“I have called you friends…” John 15:15
I can’t remember exactly when–but somewhere back around the turn of the 21st Century, the pastor of Northland, Dr. Joel Hunter, spoke about how God was building His church via the internet. I didn’t know what to make of that statement at the time as I had barely entered the cyber-age myself. However, I have considerable respect for Dr. Hunter’s opinions, and I recall him making that statement more than once. I also recalled him saying back about 1994, that he’d just gotten his first computer and “couldn’t wait to surf the net”–whatever that meant. The internet and its possibilities were terra incognita to me.
In 1998, my friend Stan Hahn got a new computer and gave me his old 486. I got an ISP and for about six months was “online.” However, this hand-me-down computer was so maddeningly slow that in six months I think I turned it on no more than a dozen times and perhaps sent 3 or 4 emails. I was paying $20. a month for the ISP and their dial-up modem. I’m not sure I even tried to use a search engine for research. Heck, I was such a techno-dunce that I didn’t even know how to find porn. After six months I figured I was wasting my money, so I unhooked it and exited the digital-age for two more years.
But I knew eventually I’d have to get a computer. I knew that some of the insurance companies I bill in my practice were eventually going to require on-line billing, but I found a million excuses for putting it off–and they all boiled down to I didn’t want to spend the money and then go thru the aggravation of learning how to use it. Finally, December 13, 2000, I broke down and got one. Office Max had a sale going on and I got a pretty good deal. Stan went with me to buy it and then hooked it up for me–good thing too, left up to me I would have struggled just to get it out of the box, much less unsort the cables.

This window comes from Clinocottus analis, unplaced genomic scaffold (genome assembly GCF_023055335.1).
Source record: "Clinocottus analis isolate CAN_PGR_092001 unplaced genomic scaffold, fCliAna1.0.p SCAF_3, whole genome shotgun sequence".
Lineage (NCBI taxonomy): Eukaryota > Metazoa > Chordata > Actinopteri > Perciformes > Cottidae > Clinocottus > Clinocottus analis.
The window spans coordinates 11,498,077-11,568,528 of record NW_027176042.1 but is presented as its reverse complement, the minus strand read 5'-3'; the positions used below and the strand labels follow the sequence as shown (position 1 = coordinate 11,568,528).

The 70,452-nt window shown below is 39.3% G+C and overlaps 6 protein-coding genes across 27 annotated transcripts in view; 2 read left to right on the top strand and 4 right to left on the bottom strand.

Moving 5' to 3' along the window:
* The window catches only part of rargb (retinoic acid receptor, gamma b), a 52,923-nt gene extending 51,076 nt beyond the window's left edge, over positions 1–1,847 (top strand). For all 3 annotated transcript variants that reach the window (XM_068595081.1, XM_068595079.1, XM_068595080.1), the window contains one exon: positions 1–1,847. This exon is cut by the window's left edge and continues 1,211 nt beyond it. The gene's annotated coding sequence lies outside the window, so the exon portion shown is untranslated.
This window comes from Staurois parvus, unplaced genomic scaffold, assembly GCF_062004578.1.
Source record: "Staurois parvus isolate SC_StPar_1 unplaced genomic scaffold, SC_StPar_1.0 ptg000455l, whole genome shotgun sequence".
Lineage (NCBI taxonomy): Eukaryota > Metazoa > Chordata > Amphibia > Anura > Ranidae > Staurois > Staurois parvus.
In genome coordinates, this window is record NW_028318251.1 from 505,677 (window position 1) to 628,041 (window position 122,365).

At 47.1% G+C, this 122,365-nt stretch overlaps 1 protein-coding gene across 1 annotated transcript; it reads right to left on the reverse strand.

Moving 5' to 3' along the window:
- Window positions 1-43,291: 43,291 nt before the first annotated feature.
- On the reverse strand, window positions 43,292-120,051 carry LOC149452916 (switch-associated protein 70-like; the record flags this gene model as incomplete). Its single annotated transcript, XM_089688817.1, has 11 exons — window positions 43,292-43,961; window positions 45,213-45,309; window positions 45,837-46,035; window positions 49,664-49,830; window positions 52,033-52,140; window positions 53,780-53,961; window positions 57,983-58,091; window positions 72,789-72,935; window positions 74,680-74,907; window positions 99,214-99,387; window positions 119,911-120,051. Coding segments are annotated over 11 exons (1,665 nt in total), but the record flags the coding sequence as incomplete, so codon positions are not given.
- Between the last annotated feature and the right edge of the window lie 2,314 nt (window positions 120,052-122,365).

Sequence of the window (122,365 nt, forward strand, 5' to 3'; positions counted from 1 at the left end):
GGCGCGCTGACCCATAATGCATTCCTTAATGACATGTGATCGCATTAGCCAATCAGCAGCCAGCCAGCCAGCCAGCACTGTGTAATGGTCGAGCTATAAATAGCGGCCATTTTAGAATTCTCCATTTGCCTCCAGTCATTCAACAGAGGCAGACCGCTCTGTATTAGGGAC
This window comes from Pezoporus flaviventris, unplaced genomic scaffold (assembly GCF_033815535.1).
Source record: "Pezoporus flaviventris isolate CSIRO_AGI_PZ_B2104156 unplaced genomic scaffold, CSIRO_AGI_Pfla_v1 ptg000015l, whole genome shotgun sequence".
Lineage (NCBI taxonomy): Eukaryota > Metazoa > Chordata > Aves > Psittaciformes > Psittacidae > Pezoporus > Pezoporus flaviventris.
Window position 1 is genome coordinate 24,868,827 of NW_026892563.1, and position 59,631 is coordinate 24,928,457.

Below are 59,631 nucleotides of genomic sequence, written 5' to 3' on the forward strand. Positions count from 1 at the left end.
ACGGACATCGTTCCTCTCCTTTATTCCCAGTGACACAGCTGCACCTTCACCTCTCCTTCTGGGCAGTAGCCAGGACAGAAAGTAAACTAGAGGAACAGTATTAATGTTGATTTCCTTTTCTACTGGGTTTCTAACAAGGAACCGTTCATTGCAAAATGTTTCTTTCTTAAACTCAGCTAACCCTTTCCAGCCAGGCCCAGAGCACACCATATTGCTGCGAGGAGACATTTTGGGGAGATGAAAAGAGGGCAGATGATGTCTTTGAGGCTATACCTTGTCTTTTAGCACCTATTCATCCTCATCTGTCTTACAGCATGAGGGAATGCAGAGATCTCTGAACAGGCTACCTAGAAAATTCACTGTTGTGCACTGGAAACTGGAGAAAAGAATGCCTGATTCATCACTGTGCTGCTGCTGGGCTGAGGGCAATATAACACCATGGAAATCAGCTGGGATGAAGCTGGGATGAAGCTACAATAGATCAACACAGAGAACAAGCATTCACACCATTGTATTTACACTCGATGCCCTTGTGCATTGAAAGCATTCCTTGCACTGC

The first dozen times I turned the computer on I felt like how one of the “cargo cult” natives in New Guinea must have felt when they saw things come down out of the sky and bring white people amazing presents. It did strange things, made strange noises and seemed to have a mind of its own. It did things I didn’t want it to do. It seemed possessed by an evil spirit–I didn’t rule that out. At the time I was writing the second draft of my first book, and I found word processing on the computer so intimidating that for six months after I got it I was still writing on a typewriter. Stan had written a book using his computer way back in 1998, and he kept insisting that once I got the hang of it I’d find writing, and editing while I wrote, an absolute breeze. He was right of course, but it took the better part of a year for me to overcome my cyber-angst.
For me, one of the best things about finally getting on-line, was being able to carry on an active dialogue with my old friend and mentor out in Oregon, Dr. Del W. Jones. Del and I had carried on a snail-mail dialogue about our respective spiritual journeys since 1988, and the instant communication of emails caused our correspondence to flourish.
I’m not a tekkie and more and more I’m realizing that I’m oriented as much to the 19th Century as the 21st. Still, Dr. Hunter’s words about how God will build His kingdom echo in my thoughts. He gave us a real heads up on where the internet could lead.